The right to a better life

The commemoration of the mass murder of 72 migrants

LA 72 held this commemoration of the mass murder of 72 migrants by the Los Zetas drug cartel in San Fernando, Mexico, in 2010. Photo courtesy Giorgio Algeri

By Giorgio Algeri, 2010-11 Rotary Peace Fellow, University of Queensland, Australia 

On a late evening in August, a family of eight migrant persons from Honduras arrived at the refugee shelter where I was serving as a short-term volunteer in Tabasco, Mexico, near the border with Guatemala. The family of three adults and five children, most below the age of 10, had fled their country for security reasons and were renting a tiny room in Tabasco awaiting asylum. The son of the landlord came home drunk and threatened the family with a machete, forcing them to leave all their belongings behind.

Luckily, nobody was injured. Yet, they were still shivering and crying when I welcomed them at the shelter, a safe haven where immigration authorities, federal and local police officers, and scoundrels are not allowed to enter. To calm them down, I highlighted the safety and hospitality of the place before addressing any basic needs such as clothing and personal hygiene kits.

Racism and xenophobia

As a humanitarian and development worker over the past 10 years, I have seen the desperation of those in need in a variety of settings including post-conflict countries like the Democratic Republic of Congo and the Central African Republic. The accounts of the migrants and refugees from the so-called Northern Triangle of Central America (El Salvador, Honduras, and Guatemala) and the violence they suffered in their country of origin reminded me of similar horrific stories from migrants and refugees traveling along the Libyan migration corridor from Africa to Italy to Europe.

States themselves are ultimately responsible for preventing xenophobic and racist acts that threaten the lives of economic migrants, refugees, asylum seekers, and other vulnerable groups. Nowadays, however, an increasing departure from the values of humanity and solidarity is increasingly leading to a rise of violence, discrimination, and human rights violations against these vulnerable groups.

A clear example is the emerging migration crisis in the Mediterranean Sea and the recent tension between Spain, Malta, and Italy over the fate of 630 migrants and refugees that remained stranded between Sicily and Malta for about a week.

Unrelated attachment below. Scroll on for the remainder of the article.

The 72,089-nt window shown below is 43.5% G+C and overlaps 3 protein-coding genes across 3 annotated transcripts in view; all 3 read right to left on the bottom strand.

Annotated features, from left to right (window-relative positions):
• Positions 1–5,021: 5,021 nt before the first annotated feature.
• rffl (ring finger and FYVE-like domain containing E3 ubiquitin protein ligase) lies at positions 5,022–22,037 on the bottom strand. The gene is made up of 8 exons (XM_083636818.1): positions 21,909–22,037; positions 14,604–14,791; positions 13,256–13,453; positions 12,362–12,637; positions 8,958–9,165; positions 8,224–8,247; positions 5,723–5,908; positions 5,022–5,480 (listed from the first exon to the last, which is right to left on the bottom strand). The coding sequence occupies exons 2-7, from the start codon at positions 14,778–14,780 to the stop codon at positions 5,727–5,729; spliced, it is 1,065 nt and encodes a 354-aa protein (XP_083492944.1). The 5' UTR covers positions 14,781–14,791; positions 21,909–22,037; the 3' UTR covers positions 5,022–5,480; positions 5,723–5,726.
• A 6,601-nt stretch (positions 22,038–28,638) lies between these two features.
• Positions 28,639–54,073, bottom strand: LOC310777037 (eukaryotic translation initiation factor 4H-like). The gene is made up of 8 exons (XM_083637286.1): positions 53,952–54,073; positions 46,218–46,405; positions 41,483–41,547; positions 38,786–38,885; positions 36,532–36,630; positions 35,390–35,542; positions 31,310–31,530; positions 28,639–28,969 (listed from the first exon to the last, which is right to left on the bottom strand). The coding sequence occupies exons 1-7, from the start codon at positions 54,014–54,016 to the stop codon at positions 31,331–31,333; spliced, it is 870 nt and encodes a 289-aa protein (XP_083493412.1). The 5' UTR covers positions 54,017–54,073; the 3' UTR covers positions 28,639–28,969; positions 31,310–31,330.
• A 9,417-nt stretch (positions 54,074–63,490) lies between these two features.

Worsening human rights

The decision by the Italian Government to deny NGO ship access to Italy’s ports or not take in migrants and refugees rescued off the coast of Libya denotes an alarming worsening of the human rights situation in Italy. It further represented a violation of international humanitarian law for the repatriation of vulnerable migrants to Libya, a war-torn country in North Africa. Propaganda and anti-migrant alliances are creating a climate of hate and violence against migrants and refugees across Europe.

The one thing most vulnerable migrants and refugees have in common is a desire to live safely with dignity. Existing initiatives and programs such as the above shelter play a crucial role and provide a safe pathway for such vulnerable groups. But everyone has a responsibility to promote acceptance of the rights of others (one of the key pillars used by the Institute for Economics and Peace to measure peace).

You don’t need to be a humanitarian worker to make a difference. Anyone can contribute by raising funds, holding an event to commemorate the rights of refugees, or taking part in social media campaigns. You can also volunteer in service projects that promote a culture of positive peace and create a more constructive dialogue between migrants, refugees, and host communities. It’s time to stand up for the human rights of migrants and take action now.

About the author: Giorgio Algeri is a former Rotary Peace Fellow with a Master’s Degree in Asian Studies from Lund University, Sweden and a Master of International Studies in Peace and Conflict Resolution from the University of Queensland, Australia (2010-2011). He has been working with Non-Governmental Organizations (NGOs) and the United Nations in about 10 countries across Africa, Asia and the Middle East. More information about his work is available at www.gentleorbit.com/

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